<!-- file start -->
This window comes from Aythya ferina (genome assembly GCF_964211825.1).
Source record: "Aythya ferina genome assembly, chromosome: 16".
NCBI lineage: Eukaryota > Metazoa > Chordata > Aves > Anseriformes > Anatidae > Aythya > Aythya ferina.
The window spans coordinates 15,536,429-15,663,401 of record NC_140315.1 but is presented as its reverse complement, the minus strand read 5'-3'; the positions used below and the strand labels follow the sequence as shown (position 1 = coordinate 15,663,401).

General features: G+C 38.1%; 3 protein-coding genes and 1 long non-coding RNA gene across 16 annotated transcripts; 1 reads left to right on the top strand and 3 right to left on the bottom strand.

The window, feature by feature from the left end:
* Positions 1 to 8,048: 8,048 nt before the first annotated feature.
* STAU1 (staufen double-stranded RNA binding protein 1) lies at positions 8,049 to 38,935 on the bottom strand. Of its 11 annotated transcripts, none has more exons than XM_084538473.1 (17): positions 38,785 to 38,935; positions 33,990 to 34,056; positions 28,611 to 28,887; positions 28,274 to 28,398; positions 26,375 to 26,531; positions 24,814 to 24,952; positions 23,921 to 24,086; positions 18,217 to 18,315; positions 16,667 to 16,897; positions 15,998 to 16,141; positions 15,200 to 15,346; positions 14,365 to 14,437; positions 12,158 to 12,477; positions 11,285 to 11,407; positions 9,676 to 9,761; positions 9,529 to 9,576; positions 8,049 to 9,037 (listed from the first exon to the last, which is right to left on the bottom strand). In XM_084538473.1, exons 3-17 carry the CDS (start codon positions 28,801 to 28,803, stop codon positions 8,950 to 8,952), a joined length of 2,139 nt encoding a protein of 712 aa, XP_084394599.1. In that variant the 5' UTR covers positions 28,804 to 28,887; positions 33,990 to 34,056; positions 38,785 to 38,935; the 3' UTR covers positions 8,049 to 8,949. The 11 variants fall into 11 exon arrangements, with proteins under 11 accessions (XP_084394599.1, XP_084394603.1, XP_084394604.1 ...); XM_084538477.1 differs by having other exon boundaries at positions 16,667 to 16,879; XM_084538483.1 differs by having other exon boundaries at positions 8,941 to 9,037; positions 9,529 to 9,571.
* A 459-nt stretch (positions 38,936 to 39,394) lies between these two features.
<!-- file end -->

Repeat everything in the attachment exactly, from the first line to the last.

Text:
This window comes from Aythya ferina (genome assembly GCF_964211825.1).
Source record: "Aythya ferina genome assembly, chromosome: 16".
NCBI lineage: Eukaryota > Metazoa > Chordata > Aves > Anseriformes > Anatidae > Aythya > Aythya ferina.
The window spans coordinates 15,536,429-15,663,401 of record NC_140315.1 but is presented as its reverse complement, the minus strand read 5'-3'; the positions used below and the strand labels follow the sequence as shown (position 1 = coordinate 15,663,401).

General features: G+C 38.1%; 3 protein-coding genes and 1 long non-coding RNA gene across 16 annotated transcripts; 1 reads left to right on the top strand and 3 right to left on the bottom strand.

The window, feature by feature from the left end:
* Positions 1 to 8,048: 8,048 nt before the first annotated feature.
* STAU1 (staufen double-stranded RNA binding protein 1) lies at positions 8,049 to 38,935 on the bottom strand. Of its 11 annotated transcripts, none has more exons than XM_084538473.1 (17): positions 38,785 to 38,935; positions 33,990 to 34,056; positions 28,611 to 28,887; positions 28,274 to 28,398; positions 26,375 to 26,531; positions 24,814 to 24,952; positions 23,921 to 24,086; positions 18,217 to 18,315; positions 16,667 to 16,897; positions 15,998 to 16,141; positions 15,200 to 15,346; positions 14,365 to 14,437; positions 12,158 to 12,477; positions 11,285 to 11,407; positions 9,676 to 9,761; positions 9,529 to 9,576; positions 8,049 to 9,037 (listed from the first exon to the last, which is right to left on the bottom strand). In XM_084538473.1, exons 3-17 carry the CDS (start codon positions 28,801 to 28,803, stop codon positions 8,950 to 8,952), a joined length of 2,139 nt encoding a protein of 712 aa, XP_084394599.1. In that variant the 5' UTR covers positions 28,804 to 28,887; positions 33,990 to 34,056; positions 38,785 to 38,935; the 3' UTR covers positions 8,049 to 8,949. The 11 variants fall into 11 exon arrangements, with proteins under 11 accessions (XP_084394599.1, XP_084394603.1, XP_084394604.1 ...); XM_084538477.1 differs by having other exon boundaries at positions 16,667 to 16,879; XM_084538483.1 differs by having other exon boundaries at positions 8,941 to 9,037; positions 9,529 to 9,571.
* A 459-nt stretch (positions 38,936 to 39,394) lies between these two features.